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Showing posts from April, 2010

Centenary of the demon-master - Mikhail Vrubel

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The Siberian-born artist and designer Mikhail Vrubel died 100 years ago this month. His work remains compelling and spectacular.
In 1890, fellow-painter Valentin Serov discovered Vrubel living in Kiev and rescued him from a penurious life of fresco-restoring. In the same year, Vrubel painted his famous 'Seated Demon', inspired by Mikhail Lermontov's epic poem 'The Demon'. His personal brand of experimental realism forms a crucial transition from the highly figurative art of the 19th century to the extremes of boundary-breaking modernism.
Serov introduced him to the art patron and railway tycoon Savva Mamontov. Vrubel lived for several years in Mamontov's influential creative colony at Abramtsevo, 60 kilometres north of Moscow. Even here he stood apart from the other artists, experimenting with metallic glazes and the brooding colours of Byzantine frescoes while they pursued more conventional trends in the new worlds of Symbolist painting and Russian revivalis…

Should Lenin be buried?

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April 22 marks 140 years since the birth of Vladimir Lenin, the founder of the Bolshevik party, one of the leaders of the October 1917 revolution and the founder of the Soviet state. Russian Communists traditionally start this day by laying flowers at Lenin’s Mausoleum at Red Square. At present, Moscow is the only European city where a mausoleum of a Communist leader remains. The other three such cities are all in Asia – Beijing, Hanoi and Pyongyang.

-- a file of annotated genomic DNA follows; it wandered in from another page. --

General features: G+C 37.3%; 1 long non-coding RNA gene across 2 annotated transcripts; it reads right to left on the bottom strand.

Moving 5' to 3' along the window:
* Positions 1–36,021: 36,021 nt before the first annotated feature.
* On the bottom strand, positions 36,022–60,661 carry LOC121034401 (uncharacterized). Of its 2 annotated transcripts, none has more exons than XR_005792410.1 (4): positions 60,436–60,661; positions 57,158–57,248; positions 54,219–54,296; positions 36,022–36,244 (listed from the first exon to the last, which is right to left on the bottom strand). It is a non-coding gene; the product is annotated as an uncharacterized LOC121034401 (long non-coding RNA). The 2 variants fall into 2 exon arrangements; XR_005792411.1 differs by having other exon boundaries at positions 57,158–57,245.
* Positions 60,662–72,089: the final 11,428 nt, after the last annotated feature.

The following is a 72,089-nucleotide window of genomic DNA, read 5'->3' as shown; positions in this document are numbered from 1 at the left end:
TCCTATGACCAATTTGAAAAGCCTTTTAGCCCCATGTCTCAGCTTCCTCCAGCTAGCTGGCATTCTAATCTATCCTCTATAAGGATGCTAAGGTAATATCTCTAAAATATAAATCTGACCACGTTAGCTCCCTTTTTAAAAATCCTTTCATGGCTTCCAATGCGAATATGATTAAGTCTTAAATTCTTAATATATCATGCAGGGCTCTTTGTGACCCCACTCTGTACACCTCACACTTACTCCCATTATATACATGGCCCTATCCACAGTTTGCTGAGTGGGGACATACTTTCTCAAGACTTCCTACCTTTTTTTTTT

After Lenin’s death in 1924, his body was embalmed by a unique method worked out by Soviet scientists Vorobyov and Zbarskiy. In the same year, Lenin’s Mausoleum was built and opened for the public. The Mausoleum was also used as a tribune for Soviet leaders during parades in Red Square. When perestroika began in 1985, a number of politicians and public figures, including the then Soviet President Gorbachyov, suggested that Lenin should be buried according to the Orthodox Christian rite. Russian Communists, however, see it as an offence.…

Russian first lady Svetlana Medvedeva opened flower exhibition in Keukenhof

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Svetlana Medvedeva with Netherlands Princess Maxima

Soviet propaganda posters: HET! NO!

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